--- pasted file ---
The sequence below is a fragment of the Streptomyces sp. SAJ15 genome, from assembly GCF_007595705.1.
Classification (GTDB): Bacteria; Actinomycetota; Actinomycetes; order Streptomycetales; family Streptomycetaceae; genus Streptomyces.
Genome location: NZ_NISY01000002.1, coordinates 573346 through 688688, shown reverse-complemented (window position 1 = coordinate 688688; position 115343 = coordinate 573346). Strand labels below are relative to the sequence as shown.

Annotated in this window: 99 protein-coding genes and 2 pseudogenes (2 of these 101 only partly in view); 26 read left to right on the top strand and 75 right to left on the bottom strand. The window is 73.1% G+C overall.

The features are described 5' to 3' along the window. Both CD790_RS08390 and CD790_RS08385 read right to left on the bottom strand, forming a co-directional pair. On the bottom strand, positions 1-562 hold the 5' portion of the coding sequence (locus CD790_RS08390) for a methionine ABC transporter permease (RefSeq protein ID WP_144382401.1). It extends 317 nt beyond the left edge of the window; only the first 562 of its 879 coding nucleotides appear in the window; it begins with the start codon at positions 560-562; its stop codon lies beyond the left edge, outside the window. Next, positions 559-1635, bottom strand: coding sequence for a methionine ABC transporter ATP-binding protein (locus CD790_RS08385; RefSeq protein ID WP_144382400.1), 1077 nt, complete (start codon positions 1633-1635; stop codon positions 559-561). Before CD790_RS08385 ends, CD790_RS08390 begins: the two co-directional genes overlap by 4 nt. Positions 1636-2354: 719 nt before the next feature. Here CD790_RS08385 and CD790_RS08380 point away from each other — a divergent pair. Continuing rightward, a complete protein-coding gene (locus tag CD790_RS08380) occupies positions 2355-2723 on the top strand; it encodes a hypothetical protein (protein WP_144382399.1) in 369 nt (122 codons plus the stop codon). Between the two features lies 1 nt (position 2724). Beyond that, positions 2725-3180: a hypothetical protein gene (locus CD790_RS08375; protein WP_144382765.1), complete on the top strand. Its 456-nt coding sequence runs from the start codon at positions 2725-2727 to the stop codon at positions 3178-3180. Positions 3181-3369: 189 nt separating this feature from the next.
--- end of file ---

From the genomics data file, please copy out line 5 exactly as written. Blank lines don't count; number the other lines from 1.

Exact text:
The features are described 5' to 3' along the window. Both CD790_RS08390 and CD790_RS08385 read right to left on the bottom strand, forming a co-directional pair. On the bottom strand, positions 1-562 hold the 5' portion of the coding sequence (locus CD790_RS08390) for a methionine ABC transporter permease (RefSeq protein ID WP_144382401.1). It extends 317 nt beyond the left edge of the window; only the first 562 of its 879 coding nucleotides appear in the window; it begins with the start codon at positions 560-562; its stop codon lies beyond the left edge, outside the window. Next, positions 559-1635, bottom strand: coding sequence for a methionine ABC transporter ATP-binding protein (locus CD790_RS08385; RefSeq protein ID WP_144382400.1), 1077 nt, complete (start codon positions 1633-1635; stop codon positions 559-561). Before CD790_RS08385 ends, CD790_RS08390 begins: the two co-directional genes overlap by 4 nt. Positions 1636-2354: 719 nt before the next feature. Here CD790_RS08385 and CD790_RS08380 point away from each other — a divergent pair. Continuing rightward, a complete protein-coding gene (locus tag CD790_RS08380) occupies positions 2355-2723 on the top strand; it encodes a hypothetical protein (protein WP_144382399.1) in 369 nt (122 codons plus the stop codon). Between the two features lies 1 nt (position 2724). Beyond that, positions 2725-3180: a hypothetical protein gene (locus CD790_RS08375; protein WP_144382765.1), complete on the top strand. Its 456-nt coding sequence runs from the start codon at positions 2725-2727 to the stop codon at positions 3178-3180. Positions 3181-3369: 189 nt separating this feature from the next.